Education (continued).


After high school I studied electronics at the Polytechnic Institute, and the I. Ranghetz Institute for Radio and Television, both in Bucharest, Romania. While working toward my degree, however, I was also making my first attempts at oil painting. By 1961, art, with its superior possibilities of creative freedom, had taken over my life. While continuing to make a living in electronics, I began to invest most of my time and energy in painting and the study of art history, eventually combining my natural aptitudes for both art and science.

I was privileged to be encouraged at the start by C.C. “Ticã” Constantinescu and Henri “Togo” Catargi, both painters in the entourage of Matisse, Pallady, Fujita and Duffy. But to understand and discover "my painting" I had to unrelentingly practice, see, read, search, fail, recover and gauge by reason and feelings.

Although my great love has always remained plane geometry, I became fascinated by the practice of trigonometry, analytical, space and descriptive geometries, visualization and graphic representations, series of numbers, limits, very big and very small numbers, the occurrence of irrational and imaginary situations, the occurrence and peculiarity of the special numbers, combinatorics, differential and integral calculus, vectors, etc. Their real life applications, such as physics, biology, structures and so forth, made them more compelling.

Within each of them is a special kind of beauty; problems can be solved in elegant ways that leave the practitioner with a sense of wonder related to nothing concrete per se, simply wonder itself, or the sense of gratuitousness that can be found only in the arts.

In 1962, while still working in a research lab, I had the opportunity to observe screens displaying output curves while measuring electronic devices. The electronic spot, like a bright star, was drawing lively, elegant curves on the darkness of the screen. It was then that I conceived of drawing my own forms with digital devices.



Two years later, I resigned my position and went to paint full time in the Apple Meadow Village (Poiana Marului in Romanian) at the foothills of the Carpathian Mountains, a place of indescribable beauty. I learned "my painting" by fits and starts, working against the odds while at risk of being sent to a forced labor brigade; these were composed of social elements outside the state-controlled work force, to which category I now belonged; for I had quit engineering, for which I was trained, and had no status as an official painter. The paintings I produced at this time apparently had some merit, for they gained me admission to the Alliance of Romanian Fine Artists. A selection is shown is the "chronology/1964-1970" via the navigation bar section on this page. arrow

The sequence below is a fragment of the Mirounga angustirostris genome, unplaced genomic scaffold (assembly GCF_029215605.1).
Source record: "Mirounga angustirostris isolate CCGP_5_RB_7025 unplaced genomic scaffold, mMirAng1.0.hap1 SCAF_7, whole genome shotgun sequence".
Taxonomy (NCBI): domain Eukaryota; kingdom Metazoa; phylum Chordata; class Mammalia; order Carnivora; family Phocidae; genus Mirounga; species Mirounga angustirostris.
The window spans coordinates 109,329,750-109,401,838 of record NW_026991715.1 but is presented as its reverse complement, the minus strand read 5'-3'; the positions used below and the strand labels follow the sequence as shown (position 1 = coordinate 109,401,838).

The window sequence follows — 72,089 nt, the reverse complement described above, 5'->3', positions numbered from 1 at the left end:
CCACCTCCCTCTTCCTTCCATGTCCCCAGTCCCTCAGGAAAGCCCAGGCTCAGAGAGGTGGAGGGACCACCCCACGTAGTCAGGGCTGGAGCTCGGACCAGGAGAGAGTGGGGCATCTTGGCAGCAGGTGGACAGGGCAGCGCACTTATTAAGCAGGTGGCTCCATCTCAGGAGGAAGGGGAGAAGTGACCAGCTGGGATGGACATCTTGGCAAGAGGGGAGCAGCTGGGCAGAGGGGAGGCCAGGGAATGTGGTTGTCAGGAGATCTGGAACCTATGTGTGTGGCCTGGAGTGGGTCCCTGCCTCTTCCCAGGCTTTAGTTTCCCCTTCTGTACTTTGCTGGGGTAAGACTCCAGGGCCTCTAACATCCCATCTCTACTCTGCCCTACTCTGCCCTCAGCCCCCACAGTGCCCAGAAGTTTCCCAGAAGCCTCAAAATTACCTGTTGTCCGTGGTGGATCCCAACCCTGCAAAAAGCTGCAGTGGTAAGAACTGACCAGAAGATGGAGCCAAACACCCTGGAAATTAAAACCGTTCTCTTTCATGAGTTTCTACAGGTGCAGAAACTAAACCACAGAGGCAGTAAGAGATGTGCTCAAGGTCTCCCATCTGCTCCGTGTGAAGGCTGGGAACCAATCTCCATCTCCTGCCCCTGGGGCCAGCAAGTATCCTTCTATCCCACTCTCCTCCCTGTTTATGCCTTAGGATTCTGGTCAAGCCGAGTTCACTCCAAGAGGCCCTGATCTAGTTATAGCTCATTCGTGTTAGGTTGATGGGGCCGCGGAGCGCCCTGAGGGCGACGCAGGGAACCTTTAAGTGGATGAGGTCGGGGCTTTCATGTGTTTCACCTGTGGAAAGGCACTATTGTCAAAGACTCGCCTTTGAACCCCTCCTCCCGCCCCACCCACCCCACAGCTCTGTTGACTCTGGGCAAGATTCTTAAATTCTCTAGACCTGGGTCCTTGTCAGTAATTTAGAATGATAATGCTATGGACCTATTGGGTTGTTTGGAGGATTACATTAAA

It soon became clear to me, however, that art must reflect vast new areas of knowledge and experience. The world had already entered the era of mass communications, the moon had been visited and robots and computers were in the works.

I entered a period of serious study in many areas apparently unrelated to art: information theory, cybernetics, structuralism and constructivism (as a step-by-step mathematical development). They became the base of most of my thinking and life work starting 1967.

Concurrently, I began to lecture and write at every opportunity to promote cybernetics and explain these new experiments in art so at odds with the context of the period (the ideologies of the communist regime in Romania were at against most of western experiments).

I never doubted that art blended with mathematics and sciences represented a legitimate and unexplored territory with a brilliant future.

By the end of 1967, two directions had emerged; these remain the chief focus of my work to this day: the S-Band and the Meta-Phorms.

I was also privileged to discuss my experiments and ideas about future work with several great personalities in Romanian mathematics and science: the mathematician acad. Octav Onicescu (who said, after showing him the entire span of the S-Band concept: "what a beautiful toy you have made. Come again to show me how you play with it."), acad. Vasilescu Karpen (former dean of the Polytechnic Institute, the inventor, among others, of the Karpen electric cell), acad. Gabriela Tzitzeica o person of immense creativity and rare, genuine, scientific curiosity and especially the famous acad. Grigore Moisil who, in an introductory course on automatic machines, told us: "you may, any of you, invent your personal mathematics but with one single condition: to define its space/limits, rules and symbols and never change them thereafter. Things must be transparent and non contradictory".

I started exhibiting the first results by 1970.